Lacker also voted against the 2014 pledge in the FOMC’s statement because in his view “an increase in the federal funds rate was likely to be necessary by mid-2013 to prevent the emergence of inflationary pressures,” the minutes said.

Stocks and bond yields have fallen since the central bank’s most recent meeting on April 24-25 as data on the labor market weakened and amid concern Europe’s debt crisis is worsening.

Stocks Decline

The S&P 500 index fell 4.3 percent since the Fed’s meeting through yesterday on signs of weakness in the job market and concerns the European debt crisis was deepening.

The central bank said in forecasts released with its April statement that it expects the unemployment rate to fall to 7.8 percent to 8.0 percent by the final three months of this year. Gross domestic product is likely to rise by 2.4 percent to 2.9 percent this year, according to the so-called central tendency estimates that exclude the highest and lowest forecasts.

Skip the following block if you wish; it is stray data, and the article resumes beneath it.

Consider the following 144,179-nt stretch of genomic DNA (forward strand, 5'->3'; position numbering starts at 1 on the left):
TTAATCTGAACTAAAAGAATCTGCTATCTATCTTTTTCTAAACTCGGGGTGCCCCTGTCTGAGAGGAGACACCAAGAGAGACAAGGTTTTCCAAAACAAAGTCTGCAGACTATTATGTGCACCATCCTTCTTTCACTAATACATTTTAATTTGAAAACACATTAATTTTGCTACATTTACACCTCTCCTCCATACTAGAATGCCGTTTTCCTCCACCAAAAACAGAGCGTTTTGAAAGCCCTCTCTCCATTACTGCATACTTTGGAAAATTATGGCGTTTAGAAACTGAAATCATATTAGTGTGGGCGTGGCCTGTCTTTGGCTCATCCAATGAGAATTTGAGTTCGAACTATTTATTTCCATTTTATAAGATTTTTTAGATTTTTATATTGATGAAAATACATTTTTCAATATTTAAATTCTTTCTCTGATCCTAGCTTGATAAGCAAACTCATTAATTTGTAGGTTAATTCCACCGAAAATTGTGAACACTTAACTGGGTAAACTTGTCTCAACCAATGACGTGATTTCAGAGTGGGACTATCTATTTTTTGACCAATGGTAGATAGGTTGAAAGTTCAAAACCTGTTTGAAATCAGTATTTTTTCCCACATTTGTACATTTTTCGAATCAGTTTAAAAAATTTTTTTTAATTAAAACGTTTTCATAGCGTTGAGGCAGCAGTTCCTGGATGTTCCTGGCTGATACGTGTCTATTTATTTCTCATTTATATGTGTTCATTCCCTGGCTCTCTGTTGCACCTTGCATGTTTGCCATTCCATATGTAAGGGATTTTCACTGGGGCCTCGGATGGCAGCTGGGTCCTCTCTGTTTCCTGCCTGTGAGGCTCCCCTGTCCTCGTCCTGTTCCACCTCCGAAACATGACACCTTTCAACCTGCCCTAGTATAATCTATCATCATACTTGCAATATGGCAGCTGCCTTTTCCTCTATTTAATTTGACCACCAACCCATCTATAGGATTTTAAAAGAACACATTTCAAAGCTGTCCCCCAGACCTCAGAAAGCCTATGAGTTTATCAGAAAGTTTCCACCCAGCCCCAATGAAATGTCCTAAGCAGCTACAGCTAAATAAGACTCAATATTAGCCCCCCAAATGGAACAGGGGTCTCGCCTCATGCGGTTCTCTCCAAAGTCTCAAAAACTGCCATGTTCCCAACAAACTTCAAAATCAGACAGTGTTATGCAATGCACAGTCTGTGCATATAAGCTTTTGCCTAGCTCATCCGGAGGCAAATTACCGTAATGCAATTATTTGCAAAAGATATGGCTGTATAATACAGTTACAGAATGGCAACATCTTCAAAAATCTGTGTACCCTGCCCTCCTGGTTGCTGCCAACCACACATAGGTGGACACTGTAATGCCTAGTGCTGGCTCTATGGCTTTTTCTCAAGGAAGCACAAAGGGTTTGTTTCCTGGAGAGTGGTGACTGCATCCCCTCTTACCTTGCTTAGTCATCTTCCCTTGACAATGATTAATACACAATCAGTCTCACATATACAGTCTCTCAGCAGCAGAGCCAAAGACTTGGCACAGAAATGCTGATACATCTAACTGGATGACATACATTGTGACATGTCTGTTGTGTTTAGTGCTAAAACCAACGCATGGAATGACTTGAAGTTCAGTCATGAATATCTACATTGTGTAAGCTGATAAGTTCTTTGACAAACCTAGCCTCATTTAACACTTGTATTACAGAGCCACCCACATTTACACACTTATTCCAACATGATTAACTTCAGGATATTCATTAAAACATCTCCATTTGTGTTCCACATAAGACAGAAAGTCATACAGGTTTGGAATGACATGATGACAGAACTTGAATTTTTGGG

Economic growth slowed to a 2.2 percent annual rate in the first quarter of this year from 3 percent in the final three months of 2011.

A stabilization of housing, the industry at the heart of the financial crisis, may boost the economy.

Builders broke ground on more homes than anticipated in April, Commerce Department data showed today. Housing starts rose 2.6 percent to a 717,000 annual rate. The National Association of Home Builders/Wells Fargo index of builder confidence jumped to a five-year high in May, a report from the group showed yesterday.

‘Much Better’

“The headlines for the last three months in housing have been much better,” Douglas Yearley, the chief executive of Toll Brothers Inc., the largest U.S. luxury home builder, said in a May 9 teleconference. “Unemployment is beginning to come down and I think everybody just feels better about where housing is, where the economy is, and we’re all seeing the benefit of that.”

Industrial production, a mainstay of the expansion, is extending its gains, a report from the Fed showed today.

Output at factories, mines and utilities increased 1.1 percent last month, the most since December 2010, after a 0.6 percent decline in March that was revised from no change, the Federal Reserve reported today in Washington. Economists forecast a 0.6 percent gain, according to the Bloomberg News survey median.